March 13, 2002 The Daily Telegraph (London) by Robert UhligTHE countryside will be kept open and the pyres that demonised last year's foot and mouth epidemic will not be used to dispose of animal carcasses in any future outbreak of the disease, according to an interim contingency plan published yesterday.
The 62-page document is an initial response by the Department for the Environment, Food and Rural Affairs to the widespread condemnation of the Government, which by its own admission did not have a contingency plan for a foot and mouth outbreak on last year's scale. Improving the flow of information between ministers and officials and the public, farmers and the media - one of the most heavily criticised shortcomings in last year's outbreak - still remains to be addressed. A section titled "Communications" is simply followed by the note: "To be added".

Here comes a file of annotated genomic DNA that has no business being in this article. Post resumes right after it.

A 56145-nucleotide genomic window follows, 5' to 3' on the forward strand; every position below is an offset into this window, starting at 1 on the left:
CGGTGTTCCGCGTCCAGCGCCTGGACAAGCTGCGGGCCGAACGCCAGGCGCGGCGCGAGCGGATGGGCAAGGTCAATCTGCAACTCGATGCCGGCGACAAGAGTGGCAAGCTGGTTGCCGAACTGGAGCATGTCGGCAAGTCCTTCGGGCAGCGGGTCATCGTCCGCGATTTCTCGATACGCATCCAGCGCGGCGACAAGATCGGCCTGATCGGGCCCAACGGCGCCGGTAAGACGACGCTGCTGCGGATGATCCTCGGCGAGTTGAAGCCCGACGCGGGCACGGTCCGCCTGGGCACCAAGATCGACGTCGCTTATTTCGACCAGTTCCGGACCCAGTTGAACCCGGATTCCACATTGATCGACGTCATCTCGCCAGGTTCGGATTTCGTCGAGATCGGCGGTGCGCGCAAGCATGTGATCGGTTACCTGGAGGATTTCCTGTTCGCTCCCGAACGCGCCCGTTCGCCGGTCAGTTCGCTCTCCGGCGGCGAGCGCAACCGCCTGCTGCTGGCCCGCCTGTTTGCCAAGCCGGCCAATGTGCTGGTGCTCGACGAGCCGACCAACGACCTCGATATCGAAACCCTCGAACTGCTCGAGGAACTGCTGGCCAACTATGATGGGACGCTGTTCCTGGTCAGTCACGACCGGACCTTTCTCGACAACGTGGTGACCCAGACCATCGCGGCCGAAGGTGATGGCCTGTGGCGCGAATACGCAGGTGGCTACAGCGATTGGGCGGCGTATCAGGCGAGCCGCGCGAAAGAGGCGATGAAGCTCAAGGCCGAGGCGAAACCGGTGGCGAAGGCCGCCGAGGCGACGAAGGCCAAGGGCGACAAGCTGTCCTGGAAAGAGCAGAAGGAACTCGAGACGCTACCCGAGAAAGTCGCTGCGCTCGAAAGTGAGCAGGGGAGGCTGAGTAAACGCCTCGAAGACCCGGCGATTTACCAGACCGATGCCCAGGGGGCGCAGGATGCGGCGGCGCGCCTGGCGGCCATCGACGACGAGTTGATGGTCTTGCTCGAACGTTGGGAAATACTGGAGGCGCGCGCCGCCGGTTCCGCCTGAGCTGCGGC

And the contingency plan is likely to change again when details of the Government's inquiries into the crisis are published this summer.
However, in contrast to last year's handling of the disease, all animal movements will be halted immediately, the strategy plan says.
"The countryside would be kept 'open'. The blanket approach to footpath closures would not be repeated," it says.
Instead of funeral pyres, the report advocates commercial incineration. Rendering or dumping in licensed commercial landfill sites are suggested as alternative methods of disposal.
"Vaccination should be considered as a separate strategy, but would not be an alternative to slaughter in the first instance," the report says.